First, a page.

Cayman Islands and BVI limited partnership PE funds are more common in practice and investors are invited to participate as limited partners in the PE Fund operated by the general partner that indirectly holds the PRC domestic target business through intermediate IFC Companies and Hong Kong special purpose companies (‘HK SPVs’). Block Diagram II below sets out a typical PE fund structure in simplistic generic form where investments are made by the PE fund indirectly into the PRC domestic business. Variations in the forms of funds structures (eg, master, feeder, segregated funds and funds of funds structures) are also used as appropriate depending on the complexity of the business model and scope of investment of the PE fund.
At the intermediate holding level, IFC Companies and Hong Kong SPVs are interposed to provide flexibility on disposal and exit situations. The Hong Kong SPV will in turn hold interests in the PRC domestic operations and subject to PRC regulatory requirements and the nature of business sector which the PRC business operates, the Hong Kong SPV may either hold the PRC business operation directly or alternatively through the medium of a cooperative joint venture arrangement (‘CJV’) or equity joint venture arrangement (‘EJV’) in partnership with the local PRC partner.
Outbound PRC Investments Structures
Since the liberalisation of the Chinese economy, the Middle Kingdom has continually absorbed capital from foreign investments and not until recent years, has she begun to embark on seeking investments overseas, in particular in Africa, Australia, Brazil and Indonesia amongst others.
As a result of its growing domestic demand, in particular, for energy and natural resources amongst other capital goods, PRC companies are increasingly looking for more opportunities to invest overseas to satisfy its domestic demands.
Investment vehicles that are being used to bridge such investments are again IFC Companies. The primary sectors of investments are in the oil and gas exploration and mining for natural resources (eg. iron ore, coal etc). The investment structures are less complicated and IFC Companies are normally used to hold overseas investments directly or as financing vehicles to raise capital to fund overseas mining explorations or to participate in joint ventures in respect of overseas business operations.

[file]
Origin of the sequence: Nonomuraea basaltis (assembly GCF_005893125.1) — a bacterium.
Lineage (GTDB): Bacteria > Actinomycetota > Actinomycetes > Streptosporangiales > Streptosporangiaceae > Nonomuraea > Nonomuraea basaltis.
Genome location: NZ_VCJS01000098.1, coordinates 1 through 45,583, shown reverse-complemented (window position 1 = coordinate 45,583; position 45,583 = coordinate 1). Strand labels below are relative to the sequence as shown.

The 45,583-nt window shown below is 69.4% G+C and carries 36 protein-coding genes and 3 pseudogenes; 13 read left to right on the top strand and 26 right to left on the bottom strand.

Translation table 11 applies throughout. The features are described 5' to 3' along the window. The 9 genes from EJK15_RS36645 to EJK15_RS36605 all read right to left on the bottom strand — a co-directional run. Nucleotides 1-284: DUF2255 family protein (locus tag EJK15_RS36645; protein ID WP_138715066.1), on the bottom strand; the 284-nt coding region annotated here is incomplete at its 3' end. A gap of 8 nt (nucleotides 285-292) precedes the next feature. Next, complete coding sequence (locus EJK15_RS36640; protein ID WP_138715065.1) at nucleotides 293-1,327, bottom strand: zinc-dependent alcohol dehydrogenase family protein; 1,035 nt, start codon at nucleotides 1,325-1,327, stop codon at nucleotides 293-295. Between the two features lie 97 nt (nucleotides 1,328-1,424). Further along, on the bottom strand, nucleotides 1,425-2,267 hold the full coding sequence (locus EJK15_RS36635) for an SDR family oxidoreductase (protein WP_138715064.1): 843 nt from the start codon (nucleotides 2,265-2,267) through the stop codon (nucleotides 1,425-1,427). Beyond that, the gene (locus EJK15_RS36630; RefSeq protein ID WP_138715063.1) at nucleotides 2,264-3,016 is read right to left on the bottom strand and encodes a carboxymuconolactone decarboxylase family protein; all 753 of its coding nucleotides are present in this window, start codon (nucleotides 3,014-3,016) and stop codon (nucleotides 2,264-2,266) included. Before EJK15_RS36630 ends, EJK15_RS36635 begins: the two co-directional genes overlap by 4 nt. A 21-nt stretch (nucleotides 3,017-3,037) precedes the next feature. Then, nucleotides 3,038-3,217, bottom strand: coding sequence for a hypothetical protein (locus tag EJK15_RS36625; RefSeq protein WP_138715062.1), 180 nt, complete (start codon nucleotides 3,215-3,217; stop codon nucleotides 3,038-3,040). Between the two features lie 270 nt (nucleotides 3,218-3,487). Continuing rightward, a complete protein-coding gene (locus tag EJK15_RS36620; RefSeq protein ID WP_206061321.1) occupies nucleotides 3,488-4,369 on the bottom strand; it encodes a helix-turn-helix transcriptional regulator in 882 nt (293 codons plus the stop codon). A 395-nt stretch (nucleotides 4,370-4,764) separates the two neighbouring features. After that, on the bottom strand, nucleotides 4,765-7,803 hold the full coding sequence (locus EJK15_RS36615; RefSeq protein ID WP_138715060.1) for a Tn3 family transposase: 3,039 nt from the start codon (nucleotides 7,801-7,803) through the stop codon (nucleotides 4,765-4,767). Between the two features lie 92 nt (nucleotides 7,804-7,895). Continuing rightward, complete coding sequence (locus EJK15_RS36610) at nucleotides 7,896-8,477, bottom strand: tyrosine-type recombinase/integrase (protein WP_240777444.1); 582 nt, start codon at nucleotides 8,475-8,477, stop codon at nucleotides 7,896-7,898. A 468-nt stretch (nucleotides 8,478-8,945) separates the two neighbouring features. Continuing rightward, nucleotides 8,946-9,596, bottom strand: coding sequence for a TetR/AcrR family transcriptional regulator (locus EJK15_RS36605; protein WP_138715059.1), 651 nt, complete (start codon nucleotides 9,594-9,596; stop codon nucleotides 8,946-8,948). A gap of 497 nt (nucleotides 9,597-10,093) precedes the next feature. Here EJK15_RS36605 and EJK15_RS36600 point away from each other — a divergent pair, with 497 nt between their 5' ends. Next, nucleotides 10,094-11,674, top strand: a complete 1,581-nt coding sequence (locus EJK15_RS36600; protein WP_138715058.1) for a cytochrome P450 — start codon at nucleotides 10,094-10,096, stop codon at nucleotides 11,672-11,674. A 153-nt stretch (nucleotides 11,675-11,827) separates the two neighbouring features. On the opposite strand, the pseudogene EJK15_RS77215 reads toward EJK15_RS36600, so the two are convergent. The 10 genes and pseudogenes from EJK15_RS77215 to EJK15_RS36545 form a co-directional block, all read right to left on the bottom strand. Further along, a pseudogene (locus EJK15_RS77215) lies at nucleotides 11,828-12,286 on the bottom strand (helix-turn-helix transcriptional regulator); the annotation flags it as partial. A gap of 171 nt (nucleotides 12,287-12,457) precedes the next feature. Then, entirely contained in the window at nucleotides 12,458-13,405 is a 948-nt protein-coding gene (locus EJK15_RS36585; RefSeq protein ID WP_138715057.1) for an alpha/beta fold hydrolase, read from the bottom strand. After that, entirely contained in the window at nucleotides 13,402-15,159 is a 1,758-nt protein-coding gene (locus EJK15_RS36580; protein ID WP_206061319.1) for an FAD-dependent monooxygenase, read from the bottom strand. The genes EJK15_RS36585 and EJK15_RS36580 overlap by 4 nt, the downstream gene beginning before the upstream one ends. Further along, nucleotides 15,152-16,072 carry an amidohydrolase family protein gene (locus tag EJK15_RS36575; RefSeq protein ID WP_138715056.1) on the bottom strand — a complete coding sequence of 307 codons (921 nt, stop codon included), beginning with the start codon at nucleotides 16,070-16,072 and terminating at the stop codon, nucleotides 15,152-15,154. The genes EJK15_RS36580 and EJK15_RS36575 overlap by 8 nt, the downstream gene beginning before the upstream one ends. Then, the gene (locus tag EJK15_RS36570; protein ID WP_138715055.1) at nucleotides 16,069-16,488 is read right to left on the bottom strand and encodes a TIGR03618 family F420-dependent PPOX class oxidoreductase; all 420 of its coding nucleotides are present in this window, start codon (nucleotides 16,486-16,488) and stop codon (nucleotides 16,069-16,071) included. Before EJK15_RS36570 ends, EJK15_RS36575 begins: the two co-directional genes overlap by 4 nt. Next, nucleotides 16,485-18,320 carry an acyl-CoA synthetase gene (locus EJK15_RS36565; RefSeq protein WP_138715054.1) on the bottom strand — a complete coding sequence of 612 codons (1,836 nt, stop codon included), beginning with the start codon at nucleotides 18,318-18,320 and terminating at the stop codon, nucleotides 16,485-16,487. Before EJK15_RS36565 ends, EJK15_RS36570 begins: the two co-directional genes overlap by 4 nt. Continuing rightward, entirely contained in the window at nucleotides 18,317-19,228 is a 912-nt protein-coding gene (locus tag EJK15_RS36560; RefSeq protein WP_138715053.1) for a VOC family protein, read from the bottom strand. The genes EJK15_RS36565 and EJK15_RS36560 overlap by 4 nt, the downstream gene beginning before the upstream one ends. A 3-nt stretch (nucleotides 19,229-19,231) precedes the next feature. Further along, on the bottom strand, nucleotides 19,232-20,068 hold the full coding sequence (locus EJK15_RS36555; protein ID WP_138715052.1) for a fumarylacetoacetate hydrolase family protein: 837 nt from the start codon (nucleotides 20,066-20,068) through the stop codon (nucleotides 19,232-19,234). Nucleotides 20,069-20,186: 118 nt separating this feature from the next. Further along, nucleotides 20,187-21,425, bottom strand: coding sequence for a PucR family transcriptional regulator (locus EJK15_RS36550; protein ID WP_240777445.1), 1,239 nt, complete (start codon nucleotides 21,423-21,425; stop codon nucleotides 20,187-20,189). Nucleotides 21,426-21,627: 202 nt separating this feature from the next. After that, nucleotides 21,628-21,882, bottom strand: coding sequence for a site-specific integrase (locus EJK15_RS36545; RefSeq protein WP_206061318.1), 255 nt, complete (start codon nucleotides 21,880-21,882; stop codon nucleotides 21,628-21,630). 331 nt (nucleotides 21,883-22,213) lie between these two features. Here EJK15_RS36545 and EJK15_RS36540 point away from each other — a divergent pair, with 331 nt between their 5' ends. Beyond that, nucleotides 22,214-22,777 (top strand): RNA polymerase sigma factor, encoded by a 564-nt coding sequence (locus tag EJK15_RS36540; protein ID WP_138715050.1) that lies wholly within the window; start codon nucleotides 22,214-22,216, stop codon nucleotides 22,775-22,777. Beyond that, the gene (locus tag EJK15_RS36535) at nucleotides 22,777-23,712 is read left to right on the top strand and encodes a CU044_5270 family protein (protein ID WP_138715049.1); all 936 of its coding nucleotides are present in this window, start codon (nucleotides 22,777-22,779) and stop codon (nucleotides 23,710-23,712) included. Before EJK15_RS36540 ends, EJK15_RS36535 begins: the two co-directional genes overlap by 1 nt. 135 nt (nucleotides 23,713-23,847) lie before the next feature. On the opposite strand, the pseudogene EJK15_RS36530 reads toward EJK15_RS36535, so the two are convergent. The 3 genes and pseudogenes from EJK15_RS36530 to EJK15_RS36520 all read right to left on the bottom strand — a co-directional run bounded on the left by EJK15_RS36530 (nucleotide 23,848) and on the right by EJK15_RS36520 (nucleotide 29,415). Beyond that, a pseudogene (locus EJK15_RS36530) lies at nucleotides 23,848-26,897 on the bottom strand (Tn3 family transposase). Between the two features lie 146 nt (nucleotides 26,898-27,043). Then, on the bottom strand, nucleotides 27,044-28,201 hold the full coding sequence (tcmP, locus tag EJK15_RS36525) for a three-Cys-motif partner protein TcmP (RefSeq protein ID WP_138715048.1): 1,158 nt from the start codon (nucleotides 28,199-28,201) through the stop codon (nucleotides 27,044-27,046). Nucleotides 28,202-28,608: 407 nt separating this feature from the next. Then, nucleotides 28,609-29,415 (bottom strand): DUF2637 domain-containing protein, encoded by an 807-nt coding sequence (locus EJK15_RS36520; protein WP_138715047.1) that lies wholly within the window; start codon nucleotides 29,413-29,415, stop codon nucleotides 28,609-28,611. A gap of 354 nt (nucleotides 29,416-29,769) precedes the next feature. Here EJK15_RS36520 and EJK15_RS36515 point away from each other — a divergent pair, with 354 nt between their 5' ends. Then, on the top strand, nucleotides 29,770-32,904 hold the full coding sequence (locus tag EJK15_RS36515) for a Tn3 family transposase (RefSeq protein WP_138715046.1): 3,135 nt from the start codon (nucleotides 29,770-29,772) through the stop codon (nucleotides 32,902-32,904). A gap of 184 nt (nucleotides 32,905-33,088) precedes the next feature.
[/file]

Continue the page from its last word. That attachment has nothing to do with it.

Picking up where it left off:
In this space, deal flow that we have seen involved the use of IFC Companies to structure the issue of exchangeable notes to PRC entities, investing through IFC Companies to finance mining and exploration activities in Indonesia secured by guarantees and debentures over BVI, Singaporean and Indonesian subsidiaries within the investment structure.
In the case of outbound Chinese PE funds, it has been reported that such funds are beginning to positions in overseas investment opportunities but this will probably involve a much longer gestation period. However, the stakes are high as these funds will be competing for investment dollars and deal opportunities with their more matured and aggressive Western counterparts like Bain Capital, KKR, and Blackstone etc, and there is moreover the uncertainty of whether Chinese PE funds venturing overseas will be acceptable to western fund investors.
IFC Company Structures
In practice, we continue to see the use of IFC Companies to structure investments into and out of the PRC as standard fair.They are particularly suited for investments into the PRC given that the PRC’s business and regulatory environment is continually evolving as it moves towards a fully developed nation state. The use of IFC Companies provides investor protection to foreign investors who are comfortable and familiar with the offshore legal systems based on English common law, and investors invariably prefer to use IFC Company structures to effect investments instead of participating directly in investments into the PRC. Moreover, IFC Companies are convenient to use, cheaper to maintain and given their modern up to date and lighter companies legislation, IFC Companies are flexible and may be restructured on short notice to suit the nature and requirements of any particular transaction for inbound and out bound investments into and out of the PRC. Also, in financing transactions they act as the conduit for aggregating capital from multiple sources to participate in investments.
Overall, notwithstanding the negative rhetoric surrounding offshore financial centres, we continue to see and arguably will continue to see, given its entrenched position, the use of IFC Companies as the investment platform of choice to bridge inbound and outbound investments into and out of the PRC and, more so, if the thought provoking analysis of Martin Jacques in his book When China Rules the World proves true.
Bermuda, British Virgin Islands and Cayman Islands.